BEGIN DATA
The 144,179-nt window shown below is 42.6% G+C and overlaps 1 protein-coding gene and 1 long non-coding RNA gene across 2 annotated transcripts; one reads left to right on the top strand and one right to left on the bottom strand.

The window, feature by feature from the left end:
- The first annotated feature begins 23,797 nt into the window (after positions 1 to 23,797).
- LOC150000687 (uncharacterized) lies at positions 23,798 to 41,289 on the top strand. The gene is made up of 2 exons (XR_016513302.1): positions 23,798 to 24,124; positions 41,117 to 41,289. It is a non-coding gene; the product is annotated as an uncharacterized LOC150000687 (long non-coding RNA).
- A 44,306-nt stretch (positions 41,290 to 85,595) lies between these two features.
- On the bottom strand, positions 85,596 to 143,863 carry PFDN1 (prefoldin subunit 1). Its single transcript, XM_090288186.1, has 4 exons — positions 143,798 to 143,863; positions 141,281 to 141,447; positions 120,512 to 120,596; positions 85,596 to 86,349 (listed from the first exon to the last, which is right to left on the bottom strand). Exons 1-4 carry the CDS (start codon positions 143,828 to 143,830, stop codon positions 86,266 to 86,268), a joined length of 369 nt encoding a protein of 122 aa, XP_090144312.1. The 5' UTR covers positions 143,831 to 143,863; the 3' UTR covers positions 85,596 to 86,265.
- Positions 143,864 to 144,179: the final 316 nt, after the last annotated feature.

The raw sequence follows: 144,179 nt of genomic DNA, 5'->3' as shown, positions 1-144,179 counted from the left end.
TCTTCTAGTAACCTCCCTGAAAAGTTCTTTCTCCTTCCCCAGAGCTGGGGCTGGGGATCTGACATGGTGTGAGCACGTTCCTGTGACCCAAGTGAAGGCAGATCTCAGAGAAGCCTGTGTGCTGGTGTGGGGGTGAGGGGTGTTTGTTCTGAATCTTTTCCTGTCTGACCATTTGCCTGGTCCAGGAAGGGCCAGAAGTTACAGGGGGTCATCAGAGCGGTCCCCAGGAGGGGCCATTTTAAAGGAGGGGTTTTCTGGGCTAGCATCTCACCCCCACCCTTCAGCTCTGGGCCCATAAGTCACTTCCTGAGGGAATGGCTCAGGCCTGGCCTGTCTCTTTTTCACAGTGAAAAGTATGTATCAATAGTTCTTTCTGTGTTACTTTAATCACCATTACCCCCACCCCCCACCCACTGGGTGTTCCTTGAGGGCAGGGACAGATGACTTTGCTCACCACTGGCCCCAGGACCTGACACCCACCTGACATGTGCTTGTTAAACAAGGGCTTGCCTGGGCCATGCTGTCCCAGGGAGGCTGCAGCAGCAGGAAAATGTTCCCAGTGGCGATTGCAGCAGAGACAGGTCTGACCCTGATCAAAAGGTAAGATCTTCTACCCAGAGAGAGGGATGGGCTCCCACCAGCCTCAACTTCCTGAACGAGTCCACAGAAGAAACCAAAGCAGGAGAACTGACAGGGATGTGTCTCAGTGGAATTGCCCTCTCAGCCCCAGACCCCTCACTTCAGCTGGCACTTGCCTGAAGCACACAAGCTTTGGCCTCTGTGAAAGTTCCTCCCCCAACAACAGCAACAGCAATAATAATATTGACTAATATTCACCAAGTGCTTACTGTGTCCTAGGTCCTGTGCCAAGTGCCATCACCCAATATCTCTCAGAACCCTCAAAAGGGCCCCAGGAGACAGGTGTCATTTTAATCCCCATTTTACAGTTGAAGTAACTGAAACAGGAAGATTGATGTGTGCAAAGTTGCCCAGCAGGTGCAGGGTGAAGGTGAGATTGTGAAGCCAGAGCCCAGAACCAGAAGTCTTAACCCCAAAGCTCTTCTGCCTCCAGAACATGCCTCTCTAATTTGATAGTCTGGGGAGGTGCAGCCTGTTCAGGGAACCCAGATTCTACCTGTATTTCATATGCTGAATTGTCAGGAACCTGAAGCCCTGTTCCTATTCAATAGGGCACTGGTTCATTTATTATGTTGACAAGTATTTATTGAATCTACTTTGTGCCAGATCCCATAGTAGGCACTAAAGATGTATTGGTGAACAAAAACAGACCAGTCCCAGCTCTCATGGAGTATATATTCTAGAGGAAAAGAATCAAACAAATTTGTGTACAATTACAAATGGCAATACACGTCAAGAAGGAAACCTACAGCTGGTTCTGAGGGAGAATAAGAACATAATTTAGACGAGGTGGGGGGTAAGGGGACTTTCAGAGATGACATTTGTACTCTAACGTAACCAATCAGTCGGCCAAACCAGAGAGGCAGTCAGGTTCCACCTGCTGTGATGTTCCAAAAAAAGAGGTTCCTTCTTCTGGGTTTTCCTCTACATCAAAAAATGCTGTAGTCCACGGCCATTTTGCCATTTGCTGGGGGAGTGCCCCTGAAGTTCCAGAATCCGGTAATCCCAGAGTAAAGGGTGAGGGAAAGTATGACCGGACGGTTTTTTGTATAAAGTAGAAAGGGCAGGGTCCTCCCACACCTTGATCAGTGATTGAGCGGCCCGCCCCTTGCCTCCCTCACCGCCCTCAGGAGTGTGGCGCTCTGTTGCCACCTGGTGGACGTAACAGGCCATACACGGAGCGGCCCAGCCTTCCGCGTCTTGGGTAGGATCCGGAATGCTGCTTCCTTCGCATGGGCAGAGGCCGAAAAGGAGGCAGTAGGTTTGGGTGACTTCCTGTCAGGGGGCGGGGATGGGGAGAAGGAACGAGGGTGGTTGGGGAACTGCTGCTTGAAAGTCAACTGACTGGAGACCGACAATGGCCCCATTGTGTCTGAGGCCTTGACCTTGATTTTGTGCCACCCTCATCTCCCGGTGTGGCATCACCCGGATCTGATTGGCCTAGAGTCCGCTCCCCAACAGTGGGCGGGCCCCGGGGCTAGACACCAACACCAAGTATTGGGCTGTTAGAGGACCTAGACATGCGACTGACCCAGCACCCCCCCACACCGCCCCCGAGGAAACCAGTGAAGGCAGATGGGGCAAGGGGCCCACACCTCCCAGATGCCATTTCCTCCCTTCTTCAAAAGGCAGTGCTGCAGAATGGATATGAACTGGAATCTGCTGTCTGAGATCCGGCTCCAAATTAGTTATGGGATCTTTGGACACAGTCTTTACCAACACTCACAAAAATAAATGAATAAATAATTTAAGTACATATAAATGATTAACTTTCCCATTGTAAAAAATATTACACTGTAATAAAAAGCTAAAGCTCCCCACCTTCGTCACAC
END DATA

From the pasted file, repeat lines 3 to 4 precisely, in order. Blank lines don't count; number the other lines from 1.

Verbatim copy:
- The first annotated feature begins 23,797 nt into the window (after positions 1 to 23,797).
- LOC150000687 (uncharacterized) lies at positions 23,798 to 41,289 on the top strand. The gene is made up of 2 exons (XR_016513302.1): positions 23,798 to 24,124; positions 41,117 to 41,289. It is a non-coding gene; the product is annotated as an uncharacterized LOC150000687 (long non-coding RNA).